North East engineering firm Industrial & Marine Hydraulics (IMH) is gearing up for an era of expansion and diversification after appointing a new managing director.
The company’s founder and long-standing managing director Paul Griffiths is to take up the position of chairman after 30 years at the helm of the business.
He has been replaced by Nathanael Allison, who joins the firm from Global Marine Energy, where he served as customer relations director.
Mr Griffiths has overseen the development of IMH from a fledgling business into a company with a portfolio of heavyweight global clients on its books and a 32-strong workforce.
Recent successes for the company include contract wins for work on the Colne Flood Defence Barrier and Torness Nuclear Power Station, as well as being enlisted by the likes of Houlder, Cordell and Bosch Rexroth for various projects.
Meanwhile, the company’s bespoke hydraulic systems are now exported to markets across the globe, including the US, Brazil, China and Norway.
Mr Griffiths said: “We have established a very strong and stable company, but it can do so much more and we owe it to our staff and clients to take IMH forward into a new era.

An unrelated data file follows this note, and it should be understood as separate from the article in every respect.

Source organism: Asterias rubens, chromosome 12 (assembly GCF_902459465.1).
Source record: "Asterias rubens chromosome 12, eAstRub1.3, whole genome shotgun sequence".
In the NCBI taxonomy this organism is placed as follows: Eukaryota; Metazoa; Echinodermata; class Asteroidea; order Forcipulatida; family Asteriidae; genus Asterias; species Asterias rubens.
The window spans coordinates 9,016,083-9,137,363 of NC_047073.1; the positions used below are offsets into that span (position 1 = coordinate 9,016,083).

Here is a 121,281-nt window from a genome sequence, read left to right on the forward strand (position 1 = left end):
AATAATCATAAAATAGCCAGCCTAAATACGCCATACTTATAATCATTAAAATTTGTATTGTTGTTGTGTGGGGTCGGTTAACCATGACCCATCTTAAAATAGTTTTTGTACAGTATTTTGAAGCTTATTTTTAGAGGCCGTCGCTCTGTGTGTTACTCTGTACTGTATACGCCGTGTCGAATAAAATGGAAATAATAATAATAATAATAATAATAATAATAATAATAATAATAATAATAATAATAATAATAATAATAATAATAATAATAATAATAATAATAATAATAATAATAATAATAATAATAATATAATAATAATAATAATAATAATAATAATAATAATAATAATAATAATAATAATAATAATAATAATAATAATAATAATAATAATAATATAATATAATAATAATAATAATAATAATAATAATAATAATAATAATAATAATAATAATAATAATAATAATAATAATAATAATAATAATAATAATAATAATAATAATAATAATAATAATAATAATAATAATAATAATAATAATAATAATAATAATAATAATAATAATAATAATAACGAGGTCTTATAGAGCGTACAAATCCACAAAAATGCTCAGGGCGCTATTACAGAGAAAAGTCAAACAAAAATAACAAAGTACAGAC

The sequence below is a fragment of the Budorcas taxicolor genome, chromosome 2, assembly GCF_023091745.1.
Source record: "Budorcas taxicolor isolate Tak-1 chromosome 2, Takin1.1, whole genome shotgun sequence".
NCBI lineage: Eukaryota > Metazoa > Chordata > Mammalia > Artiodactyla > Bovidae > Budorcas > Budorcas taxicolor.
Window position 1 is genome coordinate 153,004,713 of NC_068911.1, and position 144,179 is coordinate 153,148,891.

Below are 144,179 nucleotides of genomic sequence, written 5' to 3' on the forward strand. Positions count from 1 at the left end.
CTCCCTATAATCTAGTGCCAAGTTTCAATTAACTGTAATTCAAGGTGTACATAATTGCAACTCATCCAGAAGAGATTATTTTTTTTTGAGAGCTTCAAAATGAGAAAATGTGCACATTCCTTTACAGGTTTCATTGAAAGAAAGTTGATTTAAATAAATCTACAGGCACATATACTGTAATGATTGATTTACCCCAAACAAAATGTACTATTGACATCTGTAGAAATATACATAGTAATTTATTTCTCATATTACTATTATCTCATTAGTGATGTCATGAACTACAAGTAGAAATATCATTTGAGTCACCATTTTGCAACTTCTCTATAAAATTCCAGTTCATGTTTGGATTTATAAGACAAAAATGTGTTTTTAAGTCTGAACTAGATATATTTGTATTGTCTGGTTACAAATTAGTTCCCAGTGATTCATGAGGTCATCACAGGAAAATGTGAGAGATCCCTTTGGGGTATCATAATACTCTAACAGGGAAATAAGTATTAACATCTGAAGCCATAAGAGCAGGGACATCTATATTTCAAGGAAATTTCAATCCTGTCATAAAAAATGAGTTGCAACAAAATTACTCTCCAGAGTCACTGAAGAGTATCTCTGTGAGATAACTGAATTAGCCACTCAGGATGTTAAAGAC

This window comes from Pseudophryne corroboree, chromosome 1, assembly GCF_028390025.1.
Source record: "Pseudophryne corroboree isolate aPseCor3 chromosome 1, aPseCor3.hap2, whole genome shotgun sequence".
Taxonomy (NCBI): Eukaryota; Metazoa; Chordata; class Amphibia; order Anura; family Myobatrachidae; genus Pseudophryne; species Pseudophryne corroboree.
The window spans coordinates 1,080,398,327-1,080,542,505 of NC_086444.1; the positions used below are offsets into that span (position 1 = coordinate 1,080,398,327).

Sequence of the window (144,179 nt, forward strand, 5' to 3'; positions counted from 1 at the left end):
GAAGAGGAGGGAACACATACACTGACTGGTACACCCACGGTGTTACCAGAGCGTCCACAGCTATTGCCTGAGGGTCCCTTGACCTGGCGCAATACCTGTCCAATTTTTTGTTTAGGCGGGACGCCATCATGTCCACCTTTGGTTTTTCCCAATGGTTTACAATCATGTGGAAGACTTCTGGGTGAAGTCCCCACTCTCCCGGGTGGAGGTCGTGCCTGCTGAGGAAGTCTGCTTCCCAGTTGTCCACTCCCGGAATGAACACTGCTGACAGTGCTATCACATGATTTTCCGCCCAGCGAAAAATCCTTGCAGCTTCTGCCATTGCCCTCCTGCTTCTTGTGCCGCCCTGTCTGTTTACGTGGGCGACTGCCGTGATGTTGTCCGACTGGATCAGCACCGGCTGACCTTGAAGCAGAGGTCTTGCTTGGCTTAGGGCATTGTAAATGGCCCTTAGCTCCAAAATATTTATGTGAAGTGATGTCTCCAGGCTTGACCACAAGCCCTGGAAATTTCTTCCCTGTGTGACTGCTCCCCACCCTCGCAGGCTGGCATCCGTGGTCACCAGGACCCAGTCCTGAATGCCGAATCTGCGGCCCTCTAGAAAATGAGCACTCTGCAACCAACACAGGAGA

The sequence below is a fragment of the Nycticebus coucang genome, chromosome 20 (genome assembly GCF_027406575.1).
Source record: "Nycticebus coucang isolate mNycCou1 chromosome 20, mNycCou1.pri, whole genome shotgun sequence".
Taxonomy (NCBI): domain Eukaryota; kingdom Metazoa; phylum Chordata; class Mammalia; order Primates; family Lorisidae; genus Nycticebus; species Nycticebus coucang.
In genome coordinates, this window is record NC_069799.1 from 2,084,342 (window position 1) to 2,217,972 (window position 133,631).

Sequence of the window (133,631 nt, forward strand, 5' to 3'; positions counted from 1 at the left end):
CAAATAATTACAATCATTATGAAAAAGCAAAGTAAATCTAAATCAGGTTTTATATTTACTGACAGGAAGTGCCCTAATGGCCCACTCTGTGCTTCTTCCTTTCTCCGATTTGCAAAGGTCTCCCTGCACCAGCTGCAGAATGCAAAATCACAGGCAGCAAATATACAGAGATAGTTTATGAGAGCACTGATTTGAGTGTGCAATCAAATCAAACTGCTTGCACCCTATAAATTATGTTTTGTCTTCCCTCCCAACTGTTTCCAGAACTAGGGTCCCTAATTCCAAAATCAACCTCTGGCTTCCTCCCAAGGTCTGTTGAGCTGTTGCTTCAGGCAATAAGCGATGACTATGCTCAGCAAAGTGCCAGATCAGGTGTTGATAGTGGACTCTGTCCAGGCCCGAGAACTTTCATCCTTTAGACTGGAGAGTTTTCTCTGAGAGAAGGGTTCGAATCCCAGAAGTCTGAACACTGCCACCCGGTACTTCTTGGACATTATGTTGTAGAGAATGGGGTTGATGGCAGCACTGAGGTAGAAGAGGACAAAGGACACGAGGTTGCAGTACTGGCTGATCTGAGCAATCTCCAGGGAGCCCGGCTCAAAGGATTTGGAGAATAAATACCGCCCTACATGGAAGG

“We have therefore appointed a new and younger managing director, who has fresh ideas, a lot of drive and energy, great leadership skills and fantastic experience in international business development and customer relations.
“Our new man, Nathanael Allison, is an intelligent leader with vision and focus and a lot of energy. He has a successful legacy in international business development and customer relations.
“He is also dynamic and driven and will take us forward, expanding into a broader marketplace – and he has a highly skilled team and reputation to build on.”
Mr Allison said that while that company had put in a solid performance in the North East, it now wished to take on a more “global” outlook, which would be filtered right down to the apprentices it took on. Within the next few years, he added, the firm wished to double its turnover.
“IMH presents such a fabulous opportunity to grow a UK based company of engineering excellence,” he said.
“It is a company with a philosophy of developing home grown talent to compete on a world stage to deliver its hydraulic engineering services and products.
“With the recent financial crisis the economy needs companies such as IMH, using our domestic engineering talent to win business across the globe.”
As well as growing its international presence in recent years, IMH has developed a thriving apprenticeship scheme.
This year it plans to recruit a record five apprentices while continuing to support its staff through HNC and part-time degree qualifications.
Chris Johnson, who is currently enrolled on a mechanical engineering course through the company, said: “I love both the hands-on and theoretical parts of the job and I really feel that I am developing important skills.”